The cave lion fossil found in Siberia was found to have lived at least 28,000 years ago

The cave lion fossil found in Siberia was found to have lived at least 28,000 years ago
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A study in Yakutia, part of the Russian Federation, has revealed that the fossils of two cave lion cubs found in Siberia in 2017-2018 date from at least 28,000 years ago to 43,000 years ago.

According to The Hill News, a new study of fossils of cave lion cubs discovered by mammoth task collectors in Siberia near the North Pole between 2017 and 2018 has yielded new findings.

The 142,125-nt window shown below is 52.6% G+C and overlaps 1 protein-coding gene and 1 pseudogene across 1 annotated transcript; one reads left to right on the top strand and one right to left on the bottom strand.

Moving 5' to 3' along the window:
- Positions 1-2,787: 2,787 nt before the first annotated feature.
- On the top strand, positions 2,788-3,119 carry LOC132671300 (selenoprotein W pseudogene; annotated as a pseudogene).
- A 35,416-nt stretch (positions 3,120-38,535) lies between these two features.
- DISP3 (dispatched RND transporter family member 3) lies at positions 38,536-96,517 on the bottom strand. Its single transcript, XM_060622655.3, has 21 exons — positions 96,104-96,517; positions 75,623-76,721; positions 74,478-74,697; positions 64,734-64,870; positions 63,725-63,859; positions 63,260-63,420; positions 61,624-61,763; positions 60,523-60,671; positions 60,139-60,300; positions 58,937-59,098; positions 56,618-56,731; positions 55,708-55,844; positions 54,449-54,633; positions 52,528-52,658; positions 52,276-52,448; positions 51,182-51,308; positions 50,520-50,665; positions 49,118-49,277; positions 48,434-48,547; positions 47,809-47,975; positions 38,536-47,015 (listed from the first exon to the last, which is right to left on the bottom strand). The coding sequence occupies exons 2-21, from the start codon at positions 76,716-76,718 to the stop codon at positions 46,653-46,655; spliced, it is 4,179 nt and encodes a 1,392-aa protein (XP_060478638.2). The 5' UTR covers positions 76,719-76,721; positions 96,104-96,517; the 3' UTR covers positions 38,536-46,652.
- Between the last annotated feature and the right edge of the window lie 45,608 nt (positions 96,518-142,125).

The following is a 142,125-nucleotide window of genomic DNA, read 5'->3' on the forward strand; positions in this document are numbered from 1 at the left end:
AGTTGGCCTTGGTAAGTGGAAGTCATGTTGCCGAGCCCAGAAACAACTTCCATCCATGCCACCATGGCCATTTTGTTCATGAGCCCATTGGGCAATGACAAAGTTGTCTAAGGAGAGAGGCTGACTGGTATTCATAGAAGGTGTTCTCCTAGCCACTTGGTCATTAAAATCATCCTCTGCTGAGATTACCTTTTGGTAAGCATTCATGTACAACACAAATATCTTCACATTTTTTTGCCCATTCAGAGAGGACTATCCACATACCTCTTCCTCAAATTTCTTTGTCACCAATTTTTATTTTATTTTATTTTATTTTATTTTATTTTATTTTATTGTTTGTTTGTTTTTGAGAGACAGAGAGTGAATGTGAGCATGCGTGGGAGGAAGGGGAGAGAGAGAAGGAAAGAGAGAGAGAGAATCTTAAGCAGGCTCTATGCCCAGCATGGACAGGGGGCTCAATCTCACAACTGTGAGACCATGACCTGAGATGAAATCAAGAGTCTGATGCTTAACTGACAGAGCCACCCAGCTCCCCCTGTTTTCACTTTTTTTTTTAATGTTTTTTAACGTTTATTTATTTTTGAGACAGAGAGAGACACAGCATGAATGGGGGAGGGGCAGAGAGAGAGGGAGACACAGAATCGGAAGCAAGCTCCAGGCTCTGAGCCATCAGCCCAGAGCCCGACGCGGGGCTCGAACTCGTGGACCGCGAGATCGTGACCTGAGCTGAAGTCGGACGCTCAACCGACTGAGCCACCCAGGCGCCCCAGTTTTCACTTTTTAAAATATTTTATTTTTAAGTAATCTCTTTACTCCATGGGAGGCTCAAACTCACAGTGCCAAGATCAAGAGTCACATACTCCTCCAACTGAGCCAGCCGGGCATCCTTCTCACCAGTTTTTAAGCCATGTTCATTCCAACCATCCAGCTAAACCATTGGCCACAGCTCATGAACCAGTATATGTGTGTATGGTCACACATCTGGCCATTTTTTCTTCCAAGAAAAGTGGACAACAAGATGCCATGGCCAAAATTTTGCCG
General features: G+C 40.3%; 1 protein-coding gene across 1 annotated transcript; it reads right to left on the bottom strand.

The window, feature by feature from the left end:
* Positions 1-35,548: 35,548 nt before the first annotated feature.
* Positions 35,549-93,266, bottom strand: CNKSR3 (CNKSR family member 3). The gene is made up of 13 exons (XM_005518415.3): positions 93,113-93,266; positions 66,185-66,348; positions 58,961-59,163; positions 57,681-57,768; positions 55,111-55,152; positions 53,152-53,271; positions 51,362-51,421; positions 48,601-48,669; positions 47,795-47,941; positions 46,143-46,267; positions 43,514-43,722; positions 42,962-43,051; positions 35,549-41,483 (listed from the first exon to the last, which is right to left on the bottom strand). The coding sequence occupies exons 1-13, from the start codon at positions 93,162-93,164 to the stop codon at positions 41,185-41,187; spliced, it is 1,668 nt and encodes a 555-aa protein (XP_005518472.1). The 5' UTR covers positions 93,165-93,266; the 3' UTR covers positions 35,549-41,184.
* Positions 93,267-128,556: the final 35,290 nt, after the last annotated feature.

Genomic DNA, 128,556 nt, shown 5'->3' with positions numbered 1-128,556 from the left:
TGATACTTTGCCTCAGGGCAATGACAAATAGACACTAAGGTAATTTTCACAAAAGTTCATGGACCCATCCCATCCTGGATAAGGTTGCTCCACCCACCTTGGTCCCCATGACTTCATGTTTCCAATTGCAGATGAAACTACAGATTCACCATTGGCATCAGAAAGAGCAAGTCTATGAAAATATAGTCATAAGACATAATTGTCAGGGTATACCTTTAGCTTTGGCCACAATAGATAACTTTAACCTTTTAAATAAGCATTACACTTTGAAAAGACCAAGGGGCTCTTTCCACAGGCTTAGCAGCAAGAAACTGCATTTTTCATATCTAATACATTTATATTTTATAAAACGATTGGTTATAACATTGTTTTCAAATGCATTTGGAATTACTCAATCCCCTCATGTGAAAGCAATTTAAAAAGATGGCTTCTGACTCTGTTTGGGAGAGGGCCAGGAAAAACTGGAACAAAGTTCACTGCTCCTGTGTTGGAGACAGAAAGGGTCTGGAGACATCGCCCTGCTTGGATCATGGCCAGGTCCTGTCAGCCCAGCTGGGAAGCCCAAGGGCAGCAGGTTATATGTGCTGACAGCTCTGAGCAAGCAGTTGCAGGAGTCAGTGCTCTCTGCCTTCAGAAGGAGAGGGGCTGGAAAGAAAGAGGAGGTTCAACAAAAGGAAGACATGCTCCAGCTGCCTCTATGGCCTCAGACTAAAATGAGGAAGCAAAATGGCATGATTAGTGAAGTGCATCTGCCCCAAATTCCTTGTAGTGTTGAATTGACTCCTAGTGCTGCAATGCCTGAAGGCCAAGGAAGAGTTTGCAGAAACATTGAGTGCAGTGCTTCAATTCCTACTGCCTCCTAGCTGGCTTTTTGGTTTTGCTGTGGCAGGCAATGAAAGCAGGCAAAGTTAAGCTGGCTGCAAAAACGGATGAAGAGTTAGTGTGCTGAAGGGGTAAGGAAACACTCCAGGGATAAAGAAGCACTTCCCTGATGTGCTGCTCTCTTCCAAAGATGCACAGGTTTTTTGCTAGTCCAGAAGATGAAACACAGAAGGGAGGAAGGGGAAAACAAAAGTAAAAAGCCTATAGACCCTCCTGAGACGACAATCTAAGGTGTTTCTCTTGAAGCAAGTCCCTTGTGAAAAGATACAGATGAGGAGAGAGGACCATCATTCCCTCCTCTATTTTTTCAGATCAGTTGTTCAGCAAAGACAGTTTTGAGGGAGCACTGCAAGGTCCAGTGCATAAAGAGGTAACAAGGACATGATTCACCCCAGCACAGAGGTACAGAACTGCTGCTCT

Using radiocarbon dating, researchers found that the female Spartan was at least 28,000 years old, and that her son Boris was more than 43,000 years old.

On the other hand, the female cave lion cub is reported to be the best ice age animal ever found.

The researchers thought the two animals were siblings because the fossils of cave lions, which were one or two months old when they died, were found close to each other, but the study showed a difference of about 15,000 years. Periods in which Sparta and Boris lived.

The fur structure of baby cave lions has been determined to be very similar to that of African lion cubs, but with a thicker structure.

In addition, researchers believe that baby lion fossils are well preserved, and that animals may be buried in the ground or fall into crevices.

Endangered cave lions are descended from the same genus of African lions.

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